Christopher Elliot, author of the book 'Scammed: How to Save Your Money and Find Better Service in a World of Schemes, Swindles and Shady Deals', recently wrote a rebuke of airline loyalty programmes in the Huffington Post.




Considering our work with Hawaiian Airlines and other travel and hospitality brands, I was perturbed by his conclusions and feel others may be wrongly persuaded by his argument. 

Elliot discussed how airline loyalty programmes are only loyal to one thing – the airline and not the customer. He mainly criticizes airlines for turning features that were once considered standard – e.g., a certain level of seat comfort – into perks that only frequent fliers can access. He also points out that loyalty programmes’ fine print gives carriers carte blanche to make any changes they want if they deem a programme “too generous.”


Of course, he’s entitled to his opinion, but here’s mine: Frequent flier programmes are very much the precursors of modern loyalty campaigns across multiple industry verticals. They’re more than 30 years old with cross-brand membership in the millions. Some 99% of business travellers, according to a recent study by Frequent Business Traveler and FlyerTalk, are members of an airline loyalty programme. So if something was grossly amiss, don’t you think there would have been a backlash by now? Travellers would have long since cried foul and federal regulators would have stepped in.


The reality is that US businesses spend $50billion on loyalty programmes, which can generate as much as 20% of their profits, every year.


Loyal to Loyalty – And to Airlines
If designed and executed correctly with the right technology and tools operating across multiple channels seamlessly in real time, loyalty programmes remain a popular way for consumers to realise value. More than that, a truly great loyalty programme rises above the points-for-rewards stereotype and delivers experiences. That’s something that airlines, like other verticals, are striving to achieve. It isn’t always about a discounted flight or extra leg room - although those perks are nice too!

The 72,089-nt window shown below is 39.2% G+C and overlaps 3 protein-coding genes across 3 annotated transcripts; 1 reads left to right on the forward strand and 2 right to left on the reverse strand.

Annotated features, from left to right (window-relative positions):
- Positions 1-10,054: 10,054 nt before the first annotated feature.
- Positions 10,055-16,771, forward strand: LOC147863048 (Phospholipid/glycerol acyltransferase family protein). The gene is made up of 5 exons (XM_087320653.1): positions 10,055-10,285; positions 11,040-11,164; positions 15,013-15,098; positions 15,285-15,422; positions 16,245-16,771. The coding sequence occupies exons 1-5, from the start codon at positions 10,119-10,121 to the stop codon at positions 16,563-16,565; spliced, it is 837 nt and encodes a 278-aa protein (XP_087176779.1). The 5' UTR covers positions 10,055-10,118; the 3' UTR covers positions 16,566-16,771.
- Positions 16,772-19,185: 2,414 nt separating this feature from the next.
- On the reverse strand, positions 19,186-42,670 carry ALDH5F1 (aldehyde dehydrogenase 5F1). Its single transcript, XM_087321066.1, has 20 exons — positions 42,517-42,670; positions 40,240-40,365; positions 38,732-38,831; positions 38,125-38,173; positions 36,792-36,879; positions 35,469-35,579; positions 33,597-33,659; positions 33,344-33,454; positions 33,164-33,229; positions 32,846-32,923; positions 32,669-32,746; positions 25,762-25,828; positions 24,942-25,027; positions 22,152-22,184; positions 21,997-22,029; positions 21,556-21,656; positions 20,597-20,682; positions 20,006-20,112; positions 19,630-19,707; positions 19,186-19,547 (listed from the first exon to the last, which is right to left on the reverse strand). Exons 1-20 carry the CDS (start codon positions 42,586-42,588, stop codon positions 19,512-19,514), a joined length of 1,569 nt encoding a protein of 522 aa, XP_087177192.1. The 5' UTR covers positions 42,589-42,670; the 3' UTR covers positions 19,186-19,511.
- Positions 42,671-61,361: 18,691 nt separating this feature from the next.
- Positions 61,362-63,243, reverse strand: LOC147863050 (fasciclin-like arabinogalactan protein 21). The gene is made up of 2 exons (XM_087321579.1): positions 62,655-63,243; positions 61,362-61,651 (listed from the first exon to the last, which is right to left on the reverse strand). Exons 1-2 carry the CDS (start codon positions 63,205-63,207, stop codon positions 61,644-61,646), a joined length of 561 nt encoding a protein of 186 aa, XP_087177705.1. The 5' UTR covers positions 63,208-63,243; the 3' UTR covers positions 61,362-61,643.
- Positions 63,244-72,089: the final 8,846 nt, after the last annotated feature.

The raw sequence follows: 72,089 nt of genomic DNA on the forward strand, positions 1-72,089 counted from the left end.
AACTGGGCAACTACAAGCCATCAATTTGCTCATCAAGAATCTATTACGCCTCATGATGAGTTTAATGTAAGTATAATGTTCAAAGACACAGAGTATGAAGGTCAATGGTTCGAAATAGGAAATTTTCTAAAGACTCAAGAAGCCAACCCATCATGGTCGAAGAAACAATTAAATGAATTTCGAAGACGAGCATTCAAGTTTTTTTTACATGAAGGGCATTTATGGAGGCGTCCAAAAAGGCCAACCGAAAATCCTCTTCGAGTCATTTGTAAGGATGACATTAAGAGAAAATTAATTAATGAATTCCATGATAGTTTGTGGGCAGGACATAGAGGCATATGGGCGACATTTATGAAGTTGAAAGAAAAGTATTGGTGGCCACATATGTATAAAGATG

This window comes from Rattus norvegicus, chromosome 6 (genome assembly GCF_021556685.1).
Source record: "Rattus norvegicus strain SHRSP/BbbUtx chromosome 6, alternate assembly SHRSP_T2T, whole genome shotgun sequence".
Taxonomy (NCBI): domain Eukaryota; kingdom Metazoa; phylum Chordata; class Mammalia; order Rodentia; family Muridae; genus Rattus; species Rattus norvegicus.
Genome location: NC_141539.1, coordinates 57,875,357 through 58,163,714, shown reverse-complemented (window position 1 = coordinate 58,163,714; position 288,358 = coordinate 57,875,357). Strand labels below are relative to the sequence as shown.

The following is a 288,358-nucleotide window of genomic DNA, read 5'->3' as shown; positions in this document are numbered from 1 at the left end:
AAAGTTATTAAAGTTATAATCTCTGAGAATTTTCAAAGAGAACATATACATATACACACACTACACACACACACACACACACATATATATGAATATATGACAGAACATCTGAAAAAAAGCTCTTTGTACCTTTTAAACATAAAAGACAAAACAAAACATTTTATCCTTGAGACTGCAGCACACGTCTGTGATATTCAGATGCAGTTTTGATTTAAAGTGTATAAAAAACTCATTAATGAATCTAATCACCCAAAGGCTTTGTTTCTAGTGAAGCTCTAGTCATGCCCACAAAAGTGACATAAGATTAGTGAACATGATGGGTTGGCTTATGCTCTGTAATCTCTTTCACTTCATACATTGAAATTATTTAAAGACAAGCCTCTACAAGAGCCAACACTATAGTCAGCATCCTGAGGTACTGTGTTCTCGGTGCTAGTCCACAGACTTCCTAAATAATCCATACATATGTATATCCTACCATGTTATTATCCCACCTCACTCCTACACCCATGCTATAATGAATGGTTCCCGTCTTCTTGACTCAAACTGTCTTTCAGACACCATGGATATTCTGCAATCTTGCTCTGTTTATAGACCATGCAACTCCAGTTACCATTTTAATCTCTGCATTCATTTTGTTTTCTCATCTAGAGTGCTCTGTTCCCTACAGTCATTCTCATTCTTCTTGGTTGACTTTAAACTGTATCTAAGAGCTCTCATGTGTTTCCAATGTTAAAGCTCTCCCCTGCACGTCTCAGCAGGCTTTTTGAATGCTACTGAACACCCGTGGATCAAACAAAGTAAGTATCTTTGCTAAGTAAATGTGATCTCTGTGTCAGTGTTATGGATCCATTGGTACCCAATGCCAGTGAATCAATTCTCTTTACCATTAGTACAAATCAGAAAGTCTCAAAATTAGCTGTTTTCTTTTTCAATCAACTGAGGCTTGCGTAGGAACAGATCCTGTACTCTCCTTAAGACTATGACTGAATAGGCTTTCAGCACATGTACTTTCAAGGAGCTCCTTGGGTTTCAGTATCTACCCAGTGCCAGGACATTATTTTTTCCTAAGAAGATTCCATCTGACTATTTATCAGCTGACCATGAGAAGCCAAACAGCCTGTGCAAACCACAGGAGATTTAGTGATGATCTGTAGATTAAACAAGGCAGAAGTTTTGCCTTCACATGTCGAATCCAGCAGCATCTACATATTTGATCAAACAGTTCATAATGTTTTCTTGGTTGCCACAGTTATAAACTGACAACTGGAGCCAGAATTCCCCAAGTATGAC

Regarding the “too generous” claim? That’s up for debate. Airlines aren’t magicians and loyalty programme benefit changes are a measured response to real economic challenges. There’s a reason why so many airlines, legacy carriers and LCCs alike, have merged, filed for bankruptcy or folded completely in the last decade.


Can an airline’s loyalty programme fine print be a transparency nuisance? Sure. But that can be true in any industry. It’s a topic we addressed as it related to Citibank when two customers sued the bank on the grounds that it employed deceptive trade practices by not disclosing that frequent flyer rewards could be taxed. 


Ultimately travellers remain loyal to airlines because they’re growing more customer-aware by the day. New technologies and expanded advantages are pushing the boundaries of what’s considered a loyalty programme perk. Such innovations were on display last year at Mega Event in San Diego. Virgin America, for instance, offers priority check-in, security clearance and boarding, free checked bag allowances, digital/social rewards and an expanded purchase window for an eight-seat First Class section and complimentary best seats in the main cabin.


With expanded offerings like these, it’s no wonder why airline loyalty programmes are soaring to new success, grounded on driving the ultimate passenger experience.

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